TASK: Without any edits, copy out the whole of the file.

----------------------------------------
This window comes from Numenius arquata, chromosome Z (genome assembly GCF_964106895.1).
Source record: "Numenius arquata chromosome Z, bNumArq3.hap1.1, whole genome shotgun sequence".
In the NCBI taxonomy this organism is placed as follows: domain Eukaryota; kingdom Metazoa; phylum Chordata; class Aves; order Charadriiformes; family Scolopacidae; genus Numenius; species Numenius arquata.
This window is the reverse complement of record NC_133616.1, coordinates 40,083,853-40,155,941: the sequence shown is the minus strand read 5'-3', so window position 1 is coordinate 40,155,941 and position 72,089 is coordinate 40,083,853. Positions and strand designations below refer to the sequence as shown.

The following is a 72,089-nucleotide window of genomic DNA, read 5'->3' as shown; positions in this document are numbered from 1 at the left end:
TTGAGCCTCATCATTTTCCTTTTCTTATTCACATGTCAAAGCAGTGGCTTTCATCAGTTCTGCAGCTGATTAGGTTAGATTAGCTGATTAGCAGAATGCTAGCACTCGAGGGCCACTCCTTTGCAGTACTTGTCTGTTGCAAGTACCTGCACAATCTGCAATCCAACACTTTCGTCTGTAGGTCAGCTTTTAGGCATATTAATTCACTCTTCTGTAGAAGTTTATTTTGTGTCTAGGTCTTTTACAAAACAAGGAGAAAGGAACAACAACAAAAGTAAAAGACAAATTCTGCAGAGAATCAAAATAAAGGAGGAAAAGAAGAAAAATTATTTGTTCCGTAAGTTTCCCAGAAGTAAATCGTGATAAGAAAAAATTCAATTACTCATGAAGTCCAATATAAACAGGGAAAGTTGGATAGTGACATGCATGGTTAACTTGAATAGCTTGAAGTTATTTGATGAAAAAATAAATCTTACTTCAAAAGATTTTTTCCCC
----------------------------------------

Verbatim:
This window comes from Numenius arquata, chromosome Z (genome assembly GCF_964106895.1).
Source record: "Numenius arquata chromosome Z, bNumArq3.hap1.1, whole genome shotgun sequence".
In the NCBI taxonomy this organism is placed as follows: domain Eukaryota; kingdom Metazoa; phylum Chordata; class Aves; order Charadriiformes; family Scolopacidae; genus Numenius; species Numenius arquata.
This window is the reverse complement of record NC_133616.1, coordinates 40,083,853-40,155,941: the sequence shown is the minus strand read 5'-3', so window position 1 is coordinate 40,155,941 and position 72,089 is coordinate 40,083,853. Positions and strand designations below refer to the sequence as shown.

The following is a 72,089-nucleotide window of genomic DNA, read 5'->3' as shown; positions in this document are numbered from 1 at the left end:
TTGAGCCTCATCATTTTCCTTTTCTTATTCACATGTCAAAGCAGTGGCTTTCATCAGTTCTGCAGCTGATTAGGTTAGATTAGCTGATTAGCAGAATGCTAGCACTCGAGGGCCACTCCTTTGCAGTACTTGTCTGTTGCAAGTACCTGCACAATCTGCAATCCAACACTTTCGTCTGTAGGTCAGCTTTTAGGCATATTAATTCACTCTTCTGTAGAAGTTTATTTTGTGTCTAGGTCTTTTACAAAACAAGGAGAAAGGAACAACAACAAAAGTAAAAGACAAATTCTGCAGAGAATCAAAATAAAGGAGGAAAAGAAGAAAAATTATTTGTTCCGTAAGTTTCCCAGAAGTAAATCGTGATAAGAAAAAATTCAATTACTCATGAAGTCCAATATAAACAGGGAAAGTTGGATAGTGACATGCATGGTTAACTTGAATAGCTTGAAGTTATTTGATGAAAAAATAAATCTTACTTCAAAAGATTTTTTCCCC